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Survey: About 18 percent of Coloradans hunt or fish
See the state overview of the 2011 National Survey of Fishing, Hunting, and Wildlife-Associated Recreation.
Nearly half of Coloradans hunted, fished or spent time watching wildlife in recent years, according to a national survey of wildlife-related recreation.
The same survey found participation in wildlife recreation has increased in 28 states since 2006.
The 2011 National Survey of Fishing, Hunting, and Wildlife-Associated Recreation State Overview Report was released earlier this month by the U.S. Fish and Wildlife Service.
It is the second in a series of reports to be released over the next few months highlighting results from the National Survey.
Secretary of the Interior Ken Salazar released the first report on Aug. 15. The National Survey, conducted since 1955, measures participation in hunting, fishing and wildlife viewing as well as on related spending on trips and equipment.
The 2011 National Survey data show that hunters, anglers and wildlife watchers spent $145 billion last year on related gear, trips and other purchases such as licenses, tags and land leasing or ownership.
“Hunting, fishing and wildlife watching are part of our national heritage, and the trip and equipment-related spending of participants’ forms significant support for local economies across the country,” said Fish and Wildlife Service Director Dan Ashe in a news release. “These survey results are good news for the small businesses and rural communities who depend on wildlife-related tourism, and it shows an encouraging increase in personal investment of citizens in the future of wildlife and wild places.”
In Colorado, 1,854,000 people - 47 percent of the state's population - fished, hunted or spent time watching wildlife in 2011, according to the survey. Eighteen percent of the population, or 727,000 people, reported they had fished or hunted; 37 percent of the population, or 1,456,000 people, said they were wildlife watchers.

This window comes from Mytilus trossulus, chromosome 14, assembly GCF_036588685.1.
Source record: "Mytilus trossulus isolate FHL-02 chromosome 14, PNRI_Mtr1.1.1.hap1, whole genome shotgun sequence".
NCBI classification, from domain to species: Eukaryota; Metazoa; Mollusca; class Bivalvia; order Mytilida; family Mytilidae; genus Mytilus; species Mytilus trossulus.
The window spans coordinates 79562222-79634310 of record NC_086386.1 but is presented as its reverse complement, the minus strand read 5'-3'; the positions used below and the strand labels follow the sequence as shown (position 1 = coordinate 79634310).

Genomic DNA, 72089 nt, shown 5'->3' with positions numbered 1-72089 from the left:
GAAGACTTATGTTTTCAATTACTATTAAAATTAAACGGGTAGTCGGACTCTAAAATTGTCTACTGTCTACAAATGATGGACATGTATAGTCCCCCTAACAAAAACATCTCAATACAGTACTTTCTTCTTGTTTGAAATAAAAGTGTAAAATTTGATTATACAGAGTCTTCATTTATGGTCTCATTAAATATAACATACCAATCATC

Seventy-seven percent of Colorado residents and visitors were wildlife watchers; 40 percent were hunters and anglers.
Residents and visitors spent $2,984,156,000 on hunting, fishing and wildlife watching in Colorado; $1,239,959,000 on trips and $1,557,286,000 on gear. Of that, $1,551,557,000 was spent on hunting and fishing, the rest on wildlife watching.
Of Colorado's "sportsmen," 567,000 people said they were anglers only. About 60,000 identified themselves only as hunters.
Seventy-seven percent of the fishing in Colorado was done by the state's residents, according to the survey, while 55 percent of the hunting in Colorado was done by the state's residents.
More from the news release:
A lot of our recreation time is spent on public land.
• Of the 28 states with increases in the number of wildlife-related recreation participants from 2006 to 2011, the largest percentage increases were seen in Alaska (47 percent) and Louisiana (40 percent).
• South Dakota had the highest proportion of state residents who hunted (21 percent).
• Alaska had the highest proportion of state residents who fished (40 percent).
• Vermont had the highest proportion of state residents who wildlife watched (53 percent).
Overall, the 2011 survey found that 38 percent of all Americans age 16 or older participated in wildlife-related recreation in 2011, an increase of 2.6 million participants from the previous survey in 2006.
Participation in recreational fishing increased by 11 percent and hunting was up 9 percent.
Previous surveys showing a 10 percent decline in hunting between 1996 and 2006. The 2011 survey reports a 29 percent increase in hunting equipment expenditures from 2006.
Money collected through sales of hunting fishing licenses is combined with federal funds to create and sustain many wildlife areas and programs.
The survey information was gathered during interviews with 48,627 households across the U.S.